Characterization of human-dog social interaction using owner report

Lisa Lit, Julie B Schweitzer, Anita M. Oberbauer

Research output: Contribution to journalArticlepeer-review

12 Scopus citations


Dog owners were surveyed for observations of social behaviors in their dogs, using questions adapted from the human Autism Diagnostic Observation Schedule (ADOS) pre-verbal module. Using 939 responses for purebred and mixed-breed dogs, three factors were identified: initiation of reciprocal social behaviors (INIT), response to social interactions (RSPNS), and communication (COMM). There were small or no effects of sex, age, breed group or training. For six breeds with more than 35 responses (Border Collie, Rough Collie, German Shepherd, Golden Retriever, Labrador Retriever, Standard Poodle), the behaviors eye contact with humans, enjoyment in interactions with human interaction, and name recognition demonstrated little variability across breeds, while asking for objects, giving/showing objects to humans, and attempts to direct humans' attention showed higher variability across these breeds. Breeds with genetically similar backgrounds had similar response distributions for owner reports of dog response to pointing. When considering these breeds according to the broad categories of "herders"and "retrievers,"owners reported that the "herders"used more eye contact and vocalization, while the "retrievers"used more body contact. Information regarding social cognitive abilities in dogs provided by owner report suggest that there is variability across many social cognitive abilities in dogs and offers direction for further experimental investigations.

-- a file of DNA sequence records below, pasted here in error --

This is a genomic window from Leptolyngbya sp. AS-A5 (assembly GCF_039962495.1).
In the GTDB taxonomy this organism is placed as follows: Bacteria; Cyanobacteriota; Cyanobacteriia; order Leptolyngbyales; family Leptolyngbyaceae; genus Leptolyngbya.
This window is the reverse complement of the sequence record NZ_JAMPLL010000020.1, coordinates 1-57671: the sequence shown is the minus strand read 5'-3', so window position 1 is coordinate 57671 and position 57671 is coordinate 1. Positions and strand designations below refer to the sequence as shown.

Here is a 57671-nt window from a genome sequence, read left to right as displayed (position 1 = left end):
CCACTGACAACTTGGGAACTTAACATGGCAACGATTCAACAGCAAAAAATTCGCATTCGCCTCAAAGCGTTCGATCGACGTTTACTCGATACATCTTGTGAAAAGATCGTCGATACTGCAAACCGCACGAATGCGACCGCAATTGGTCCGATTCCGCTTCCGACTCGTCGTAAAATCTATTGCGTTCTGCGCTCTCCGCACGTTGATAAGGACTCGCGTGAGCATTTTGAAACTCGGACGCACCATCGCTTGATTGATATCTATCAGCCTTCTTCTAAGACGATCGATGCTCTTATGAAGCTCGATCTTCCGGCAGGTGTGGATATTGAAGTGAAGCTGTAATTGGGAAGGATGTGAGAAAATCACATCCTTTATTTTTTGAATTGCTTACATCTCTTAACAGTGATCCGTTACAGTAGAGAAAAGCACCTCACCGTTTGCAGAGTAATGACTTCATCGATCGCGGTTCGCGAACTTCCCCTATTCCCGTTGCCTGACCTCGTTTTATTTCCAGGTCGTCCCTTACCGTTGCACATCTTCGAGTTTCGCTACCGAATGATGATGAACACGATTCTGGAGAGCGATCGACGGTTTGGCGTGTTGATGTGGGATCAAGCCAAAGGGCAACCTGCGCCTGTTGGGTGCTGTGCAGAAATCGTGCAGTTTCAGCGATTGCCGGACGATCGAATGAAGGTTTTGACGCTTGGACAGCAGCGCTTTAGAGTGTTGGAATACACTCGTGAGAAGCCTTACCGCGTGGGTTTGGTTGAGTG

Original languageEnglish (US)
Pages (from-to)721-725
Number of pages5
JournalBehavioural Processes
Issue number3
StatePublished - Jul 2010


  • Communication
  • Dogs/genetics
  • Dogs/psychology
  • Humans
  • Species specificity

ASJC Scopus subject areas

  • Animal Science and Zoology
  • Behavioral Neuroscience


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